1. Couldn’t comment on the last post.
    Rick Steves started thinking about the environmental impact of all the flights and tours he’s taken and scheduled. He and others are now paying an environmental tax, self imposed.
    I don’t know how it works. I do know flights and travel help destroy the environment. Some places are now so over-visited that what people (resident and tourist alike) love about the place has been destroyed.
    I stopped very briefly in Telluride. Couldn’t bear it. Often can’t park in Bisbee on weekends. Places in Europe are beginning to detest all the visitors.
    What do we do? I’ve never been to Europe. I want to go.i don’t want to pollute and I do t want people to hate me for invading their community.


    • I don’t think people hate tourists — especially when, as in Ireland, the money they’ve brought with them has provided many with the essentials of life. However, there’s such a think as overtourism. Too many people makes the experience crappy for the traveler and for the local host communities. I think there is a happy medium somewhere. For Heather and me, the medium path includes traveling off season, going to places that are less visited, finding people/places/things that are fantastic but not well publicized. The Faroe Islands closes to tourism completely each year in order to do a big clean up and restorative work on infrastructure. Volunteers are welcome. I think it’s brilliant. I’ll check out what Rick Steves is doing. He’s one of my heroes. I also think that housesitting, WWOOFing, Work Away and similar programs are a great way to travel without being a tourist. You’re never too old to share experience and knowledge. Check them out!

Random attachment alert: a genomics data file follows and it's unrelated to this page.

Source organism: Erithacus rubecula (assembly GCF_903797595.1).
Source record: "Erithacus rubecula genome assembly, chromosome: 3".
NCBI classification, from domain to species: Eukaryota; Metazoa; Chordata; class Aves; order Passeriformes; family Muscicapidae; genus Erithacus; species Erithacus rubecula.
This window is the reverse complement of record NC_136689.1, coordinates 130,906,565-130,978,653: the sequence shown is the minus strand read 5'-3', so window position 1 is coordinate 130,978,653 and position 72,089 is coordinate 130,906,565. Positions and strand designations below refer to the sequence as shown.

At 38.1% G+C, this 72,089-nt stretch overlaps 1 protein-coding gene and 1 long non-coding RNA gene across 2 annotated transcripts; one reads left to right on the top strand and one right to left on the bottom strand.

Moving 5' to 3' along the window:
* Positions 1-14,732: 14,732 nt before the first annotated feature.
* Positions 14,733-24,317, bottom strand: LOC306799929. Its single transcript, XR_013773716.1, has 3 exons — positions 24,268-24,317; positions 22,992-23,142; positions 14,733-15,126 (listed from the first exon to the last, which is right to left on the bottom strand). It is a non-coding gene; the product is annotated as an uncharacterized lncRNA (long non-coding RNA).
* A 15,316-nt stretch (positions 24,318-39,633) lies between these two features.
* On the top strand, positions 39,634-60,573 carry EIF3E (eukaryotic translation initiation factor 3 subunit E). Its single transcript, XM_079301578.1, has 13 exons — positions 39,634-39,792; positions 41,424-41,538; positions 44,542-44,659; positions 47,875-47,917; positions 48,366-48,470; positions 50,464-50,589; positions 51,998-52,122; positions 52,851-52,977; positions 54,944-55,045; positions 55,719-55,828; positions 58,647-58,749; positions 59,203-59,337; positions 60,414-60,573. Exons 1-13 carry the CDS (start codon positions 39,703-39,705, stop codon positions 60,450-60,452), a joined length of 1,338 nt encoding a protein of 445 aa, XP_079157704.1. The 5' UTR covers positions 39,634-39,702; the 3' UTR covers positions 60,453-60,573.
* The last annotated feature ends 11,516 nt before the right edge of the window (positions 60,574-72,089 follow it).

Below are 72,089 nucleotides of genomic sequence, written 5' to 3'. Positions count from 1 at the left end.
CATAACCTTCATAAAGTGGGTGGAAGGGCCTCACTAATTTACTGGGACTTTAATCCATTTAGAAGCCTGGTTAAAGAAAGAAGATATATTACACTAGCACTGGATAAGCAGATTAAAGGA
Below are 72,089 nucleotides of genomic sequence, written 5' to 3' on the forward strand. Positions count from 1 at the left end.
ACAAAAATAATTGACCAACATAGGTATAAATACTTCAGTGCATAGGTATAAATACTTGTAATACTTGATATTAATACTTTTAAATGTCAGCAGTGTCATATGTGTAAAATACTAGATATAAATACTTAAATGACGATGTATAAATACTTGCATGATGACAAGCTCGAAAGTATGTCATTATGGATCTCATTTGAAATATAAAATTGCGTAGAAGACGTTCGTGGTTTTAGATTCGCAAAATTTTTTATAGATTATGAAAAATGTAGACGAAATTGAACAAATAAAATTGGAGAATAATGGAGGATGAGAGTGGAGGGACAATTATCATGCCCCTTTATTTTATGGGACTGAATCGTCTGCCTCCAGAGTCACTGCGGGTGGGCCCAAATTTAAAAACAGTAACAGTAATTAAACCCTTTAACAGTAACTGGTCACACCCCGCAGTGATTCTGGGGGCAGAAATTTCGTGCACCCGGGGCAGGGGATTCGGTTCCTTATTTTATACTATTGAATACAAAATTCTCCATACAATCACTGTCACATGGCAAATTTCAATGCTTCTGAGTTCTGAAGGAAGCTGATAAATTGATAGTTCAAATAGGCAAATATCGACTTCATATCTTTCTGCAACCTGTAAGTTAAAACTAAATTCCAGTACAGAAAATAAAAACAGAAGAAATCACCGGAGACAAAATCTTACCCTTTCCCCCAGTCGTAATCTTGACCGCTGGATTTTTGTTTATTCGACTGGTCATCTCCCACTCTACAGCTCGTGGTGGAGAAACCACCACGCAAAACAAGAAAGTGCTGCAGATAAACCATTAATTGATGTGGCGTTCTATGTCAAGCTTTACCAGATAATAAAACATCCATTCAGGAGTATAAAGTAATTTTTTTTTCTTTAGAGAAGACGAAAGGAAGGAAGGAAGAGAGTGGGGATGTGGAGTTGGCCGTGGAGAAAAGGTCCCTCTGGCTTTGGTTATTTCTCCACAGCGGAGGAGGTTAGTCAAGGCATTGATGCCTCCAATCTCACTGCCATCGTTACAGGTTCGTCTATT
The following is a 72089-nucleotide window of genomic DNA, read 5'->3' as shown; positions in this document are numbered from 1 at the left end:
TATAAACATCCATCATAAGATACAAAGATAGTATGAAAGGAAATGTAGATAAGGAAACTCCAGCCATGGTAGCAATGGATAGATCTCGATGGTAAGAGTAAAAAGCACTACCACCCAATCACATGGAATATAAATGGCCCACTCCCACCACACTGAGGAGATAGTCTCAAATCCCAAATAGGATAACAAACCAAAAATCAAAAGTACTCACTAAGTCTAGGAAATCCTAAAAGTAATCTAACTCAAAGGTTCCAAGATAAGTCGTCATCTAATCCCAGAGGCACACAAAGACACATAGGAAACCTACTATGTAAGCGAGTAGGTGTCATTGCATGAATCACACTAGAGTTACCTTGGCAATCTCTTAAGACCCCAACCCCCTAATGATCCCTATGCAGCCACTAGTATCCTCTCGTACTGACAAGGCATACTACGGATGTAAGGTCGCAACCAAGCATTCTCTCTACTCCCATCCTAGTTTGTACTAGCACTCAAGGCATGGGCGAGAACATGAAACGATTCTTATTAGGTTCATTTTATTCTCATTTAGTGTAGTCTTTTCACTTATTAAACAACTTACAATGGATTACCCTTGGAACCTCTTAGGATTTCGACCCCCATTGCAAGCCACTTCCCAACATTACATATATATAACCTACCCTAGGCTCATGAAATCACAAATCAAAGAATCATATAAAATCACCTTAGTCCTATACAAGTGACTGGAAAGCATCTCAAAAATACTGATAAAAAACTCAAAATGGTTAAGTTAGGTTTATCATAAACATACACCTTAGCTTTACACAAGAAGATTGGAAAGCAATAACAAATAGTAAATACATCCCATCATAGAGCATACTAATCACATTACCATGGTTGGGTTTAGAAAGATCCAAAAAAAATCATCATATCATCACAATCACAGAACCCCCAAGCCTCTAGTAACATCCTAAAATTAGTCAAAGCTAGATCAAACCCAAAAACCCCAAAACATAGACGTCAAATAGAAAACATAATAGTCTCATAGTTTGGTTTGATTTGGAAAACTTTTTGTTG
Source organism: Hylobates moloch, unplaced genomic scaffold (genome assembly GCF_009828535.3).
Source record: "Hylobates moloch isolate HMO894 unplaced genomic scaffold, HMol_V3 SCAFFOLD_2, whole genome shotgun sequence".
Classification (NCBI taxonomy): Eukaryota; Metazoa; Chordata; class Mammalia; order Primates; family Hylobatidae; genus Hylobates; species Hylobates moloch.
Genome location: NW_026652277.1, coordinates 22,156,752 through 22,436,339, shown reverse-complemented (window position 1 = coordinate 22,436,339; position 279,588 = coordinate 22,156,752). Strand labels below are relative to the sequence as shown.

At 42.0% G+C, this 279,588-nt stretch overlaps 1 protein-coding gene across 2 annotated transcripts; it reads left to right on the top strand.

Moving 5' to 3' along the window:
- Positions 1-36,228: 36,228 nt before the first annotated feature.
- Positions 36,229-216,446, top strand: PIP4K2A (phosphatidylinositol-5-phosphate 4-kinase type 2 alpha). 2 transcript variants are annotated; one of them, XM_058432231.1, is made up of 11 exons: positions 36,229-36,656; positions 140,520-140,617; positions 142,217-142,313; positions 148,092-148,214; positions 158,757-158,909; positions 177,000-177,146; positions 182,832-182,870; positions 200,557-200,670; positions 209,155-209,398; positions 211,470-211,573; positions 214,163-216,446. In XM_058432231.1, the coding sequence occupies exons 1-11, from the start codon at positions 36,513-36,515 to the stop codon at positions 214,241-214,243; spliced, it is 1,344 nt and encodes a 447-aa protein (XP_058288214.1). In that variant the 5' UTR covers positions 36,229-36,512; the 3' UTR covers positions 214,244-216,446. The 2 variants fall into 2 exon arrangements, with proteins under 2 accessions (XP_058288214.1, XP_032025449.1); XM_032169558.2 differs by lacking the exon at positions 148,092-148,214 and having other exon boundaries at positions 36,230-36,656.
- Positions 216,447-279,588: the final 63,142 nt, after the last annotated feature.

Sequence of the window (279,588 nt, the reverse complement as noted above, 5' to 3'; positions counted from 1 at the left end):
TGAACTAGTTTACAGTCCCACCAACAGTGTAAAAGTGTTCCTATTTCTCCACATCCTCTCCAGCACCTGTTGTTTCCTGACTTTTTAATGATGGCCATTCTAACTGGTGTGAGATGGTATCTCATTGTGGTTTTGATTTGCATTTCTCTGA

2. Hear ya loud and clear. Wonderlust is in our DNA. But doing that so as not to effect where we go? I have wondered how ecotourism can coin and claim that term. Ah, Ireland. It is not lost on me that there is where you are focusing on this. Part historical mine field part Disneylike fairy land. I certainly don’t have answers, but the questions have been in my mind also. We want to travel and see and experience new things, but at what cost? Another question to ponder among the myriad.


  3. On my way south from Santa Fe, I tried to stop in Chimayo. there were hundreds of people there. I couldn’t couldn’t find a place to park for quite a distance off. I left. When I visit there, I need some quiet. I wasn’t going to get it that day.


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